Facebook has allowed people to communicate more easily with one another over the past few years. While it’s been good for families and relatives to easily keep in touch, people have friended just about anyone, whether it be your family or a guy/girl you met once at a party. Since the advent of social media, the word “friend” had become overused and its meaning diminished.
Unfriending has become the easiest and most polite way of saying, “I don’t want to associate with you anymore.” Some Facebook users go through their friend lists and choose who to unfriend for various reasons, also known as a Facebook friend cull. Friend culling has also extended to other social media outlets such as Twitter and Instagram. The culled party often doesn’t know that they have been unfriended. Who Deleted Me, in essence, threw the covers off of these Facebook friend cullers. Despite the app becoming extremely popular on the App Store and Google Play Store, Facebook told the app creators that they had to pull the plug.
“Who Deleted Me was intended to be a useful tool to enhance users’ Facebook experience, but Facebook did not see it the same way,” said developer Anthony Kuske, who created Who Deleted Me. Since the app required users to submit their contact lists, Facebook saw it as a violation of their policies regarding privacy and personal information. A Facebook spokesperson stated that developers need to “respect the limits we’ve placed on Facebook functionality,” which, according to Facebook, includes not informing the culled about who culled them. This statement is under the Proper Use section of the Facebook Platform Policy.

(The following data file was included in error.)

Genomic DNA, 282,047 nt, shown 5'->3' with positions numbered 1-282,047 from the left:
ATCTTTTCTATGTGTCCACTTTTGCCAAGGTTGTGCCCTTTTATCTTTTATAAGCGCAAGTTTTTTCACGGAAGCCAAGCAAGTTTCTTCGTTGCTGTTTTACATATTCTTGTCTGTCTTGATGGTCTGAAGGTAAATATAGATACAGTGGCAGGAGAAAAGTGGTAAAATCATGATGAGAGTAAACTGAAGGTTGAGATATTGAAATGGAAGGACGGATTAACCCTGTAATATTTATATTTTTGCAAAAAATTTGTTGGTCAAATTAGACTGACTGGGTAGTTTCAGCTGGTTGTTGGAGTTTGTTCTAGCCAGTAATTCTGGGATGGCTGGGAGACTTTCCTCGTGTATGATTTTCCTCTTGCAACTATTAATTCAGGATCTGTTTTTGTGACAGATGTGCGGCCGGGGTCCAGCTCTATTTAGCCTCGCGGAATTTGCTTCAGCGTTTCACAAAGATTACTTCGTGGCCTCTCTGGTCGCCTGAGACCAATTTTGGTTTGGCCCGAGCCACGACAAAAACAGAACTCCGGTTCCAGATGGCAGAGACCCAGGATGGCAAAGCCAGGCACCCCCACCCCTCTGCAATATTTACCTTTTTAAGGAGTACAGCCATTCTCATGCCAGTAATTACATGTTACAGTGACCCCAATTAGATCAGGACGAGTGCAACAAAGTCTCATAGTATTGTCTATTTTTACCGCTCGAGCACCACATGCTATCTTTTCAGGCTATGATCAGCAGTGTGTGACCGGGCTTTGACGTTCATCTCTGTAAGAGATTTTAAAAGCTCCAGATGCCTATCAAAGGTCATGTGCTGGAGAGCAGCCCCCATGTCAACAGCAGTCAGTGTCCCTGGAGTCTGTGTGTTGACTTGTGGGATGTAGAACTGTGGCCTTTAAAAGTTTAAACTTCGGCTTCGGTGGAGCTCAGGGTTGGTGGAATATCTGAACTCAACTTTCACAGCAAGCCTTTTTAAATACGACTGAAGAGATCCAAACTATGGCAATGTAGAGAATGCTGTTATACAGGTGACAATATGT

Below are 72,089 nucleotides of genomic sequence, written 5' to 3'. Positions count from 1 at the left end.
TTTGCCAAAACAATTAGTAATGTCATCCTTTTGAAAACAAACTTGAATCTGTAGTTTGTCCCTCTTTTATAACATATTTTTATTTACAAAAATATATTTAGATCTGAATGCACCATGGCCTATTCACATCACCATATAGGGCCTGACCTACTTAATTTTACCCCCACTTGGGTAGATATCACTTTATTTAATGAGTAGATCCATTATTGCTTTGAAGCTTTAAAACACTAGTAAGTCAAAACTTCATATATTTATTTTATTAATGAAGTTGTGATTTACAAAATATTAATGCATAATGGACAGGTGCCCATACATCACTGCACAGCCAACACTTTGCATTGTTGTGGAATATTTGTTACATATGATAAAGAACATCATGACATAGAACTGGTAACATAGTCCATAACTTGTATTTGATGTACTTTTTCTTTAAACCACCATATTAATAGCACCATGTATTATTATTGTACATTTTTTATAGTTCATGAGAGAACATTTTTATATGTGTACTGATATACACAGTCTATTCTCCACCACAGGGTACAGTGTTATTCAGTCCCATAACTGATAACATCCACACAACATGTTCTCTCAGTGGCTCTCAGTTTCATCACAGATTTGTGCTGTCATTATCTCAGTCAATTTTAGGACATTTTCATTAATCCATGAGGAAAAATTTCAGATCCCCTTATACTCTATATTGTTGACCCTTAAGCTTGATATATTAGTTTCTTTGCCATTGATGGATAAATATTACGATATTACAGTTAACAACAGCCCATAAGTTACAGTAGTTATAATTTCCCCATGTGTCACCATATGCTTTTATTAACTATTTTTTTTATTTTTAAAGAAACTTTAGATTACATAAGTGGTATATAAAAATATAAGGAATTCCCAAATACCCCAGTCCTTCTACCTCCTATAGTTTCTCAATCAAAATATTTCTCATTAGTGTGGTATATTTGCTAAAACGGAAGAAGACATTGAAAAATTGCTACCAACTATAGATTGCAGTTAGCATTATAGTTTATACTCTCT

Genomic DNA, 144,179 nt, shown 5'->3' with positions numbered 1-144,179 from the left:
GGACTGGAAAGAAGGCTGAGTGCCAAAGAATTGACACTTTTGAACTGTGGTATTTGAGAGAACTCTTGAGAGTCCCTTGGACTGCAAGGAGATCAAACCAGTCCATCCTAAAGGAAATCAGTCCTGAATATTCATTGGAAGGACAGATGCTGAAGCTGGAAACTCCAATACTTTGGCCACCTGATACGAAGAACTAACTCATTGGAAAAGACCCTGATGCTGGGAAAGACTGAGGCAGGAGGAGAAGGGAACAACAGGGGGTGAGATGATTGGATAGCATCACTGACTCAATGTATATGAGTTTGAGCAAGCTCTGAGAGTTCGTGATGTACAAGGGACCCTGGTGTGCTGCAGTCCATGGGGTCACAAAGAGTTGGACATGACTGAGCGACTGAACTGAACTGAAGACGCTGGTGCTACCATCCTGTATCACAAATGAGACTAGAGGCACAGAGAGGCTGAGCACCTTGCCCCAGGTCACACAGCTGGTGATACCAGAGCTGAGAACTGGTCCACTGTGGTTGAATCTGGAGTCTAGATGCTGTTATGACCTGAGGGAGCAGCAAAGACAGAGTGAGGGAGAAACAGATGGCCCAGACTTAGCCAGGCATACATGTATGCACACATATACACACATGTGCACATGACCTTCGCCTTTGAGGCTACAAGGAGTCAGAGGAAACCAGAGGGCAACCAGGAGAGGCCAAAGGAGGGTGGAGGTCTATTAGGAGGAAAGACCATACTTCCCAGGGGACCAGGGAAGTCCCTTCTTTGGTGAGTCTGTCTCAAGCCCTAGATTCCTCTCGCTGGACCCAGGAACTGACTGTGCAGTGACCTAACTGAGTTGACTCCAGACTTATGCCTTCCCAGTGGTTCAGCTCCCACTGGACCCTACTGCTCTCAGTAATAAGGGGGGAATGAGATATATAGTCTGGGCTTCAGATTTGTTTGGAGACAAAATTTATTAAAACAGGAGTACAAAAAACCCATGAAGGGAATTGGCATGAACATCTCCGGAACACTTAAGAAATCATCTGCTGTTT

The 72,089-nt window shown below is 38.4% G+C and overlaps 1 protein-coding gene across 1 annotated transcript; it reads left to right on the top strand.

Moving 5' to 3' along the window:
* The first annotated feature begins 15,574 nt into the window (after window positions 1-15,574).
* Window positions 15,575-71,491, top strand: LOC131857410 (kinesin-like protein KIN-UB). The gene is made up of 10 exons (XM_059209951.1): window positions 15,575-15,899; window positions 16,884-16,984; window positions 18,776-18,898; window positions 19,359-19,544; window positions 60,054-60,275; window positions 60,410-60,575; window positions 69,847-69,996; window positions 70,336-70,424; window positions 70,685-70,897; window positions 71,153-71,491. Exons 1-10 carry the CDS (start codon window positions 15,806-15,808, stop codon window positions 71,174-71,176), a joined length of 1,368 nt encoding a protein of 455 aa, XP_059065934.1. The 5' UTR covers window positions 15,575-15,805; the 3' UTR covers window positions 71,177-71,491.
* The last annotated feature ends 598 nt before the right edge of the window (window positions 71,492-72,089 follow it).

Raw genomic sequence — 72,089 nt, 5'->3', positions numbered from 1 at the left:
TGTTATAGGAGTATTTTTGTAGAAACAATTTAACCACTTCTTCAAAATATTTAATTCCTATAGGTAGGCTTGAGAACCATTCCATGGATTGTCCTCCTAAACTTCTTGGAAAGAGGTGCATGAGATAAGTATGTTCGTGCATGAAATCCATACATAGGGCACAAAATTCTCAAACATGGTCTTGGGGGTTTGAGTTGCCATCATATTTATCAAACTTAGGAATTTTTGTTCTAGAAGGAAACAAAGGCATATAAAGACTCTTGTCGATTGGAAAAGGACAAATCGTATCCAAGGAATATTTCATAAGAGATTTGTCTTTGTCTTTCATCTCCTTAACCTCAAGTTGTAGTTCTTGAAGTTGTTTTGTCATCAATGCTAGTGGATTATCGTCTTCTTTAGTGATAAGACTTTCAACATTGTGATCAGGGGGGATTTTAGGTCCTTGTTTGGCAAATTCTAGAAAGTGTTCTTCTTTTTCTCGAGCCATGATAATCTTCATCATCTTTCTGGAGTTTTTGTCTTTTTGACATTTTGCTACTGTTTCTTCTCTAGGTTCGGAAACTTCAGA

In a society where the average 18-29 year old Facebook user has over 300 friends, these unfriendings may go unnoticed, especially since some people have friend counts in the thousands. Combine that with liking products, services, and other fan pages, and the Facebook news feed gets cluttered quickly. The app could also see who deactivated or blocked you in addition to who deleted you. Although blocking a user deletes them as well, the block function acts as if the person doing the blocking doesn’t exist at all to the user that was blocked.
How many friends can you keep in your social circle without people feeling left out or ignored? A 1992 study showed that each person is only capable of 150 active, stable relationships. This is known as Dunbar’s number. British anthropologist Robin Dunbar said that “this limit is a direct function of relative neocortex size, and that this in turn limits group size…the limit imposed by neocortical processing capacity is simply on the number of individuals with whom a stable interpersonal relationship can be maintained.”
Over 20 years later, Dunbar is still sticking to his guns. “It is important to remember that the 150 is just one layer in a series of layers of acquaintanceship within which we sit. Beyond the 150 are at least two further layers (one at 500 and one at 1,500), which correspond to acquaintances (people we have a nodding acquaintance with) and faces we recognize,” Dunbar said in an interview with Technology Review.
Dunbar also commented on the devaluation of the word friend. “All that seems to be happening when people add more than 150 friends on Facebook is that they simply dip into these normal higher layers. If you like, Facebook has muddied the waters by calling them all friends, but really they are not,” he added.
If you’re the kind of person who needs to keep track of who’s in (or out) of your social circles, there is also another app available called SadlyUnfriended. Unfortunately, as of July 21, it has also been disabled, leaving the Internet without an app that shows who deleted you.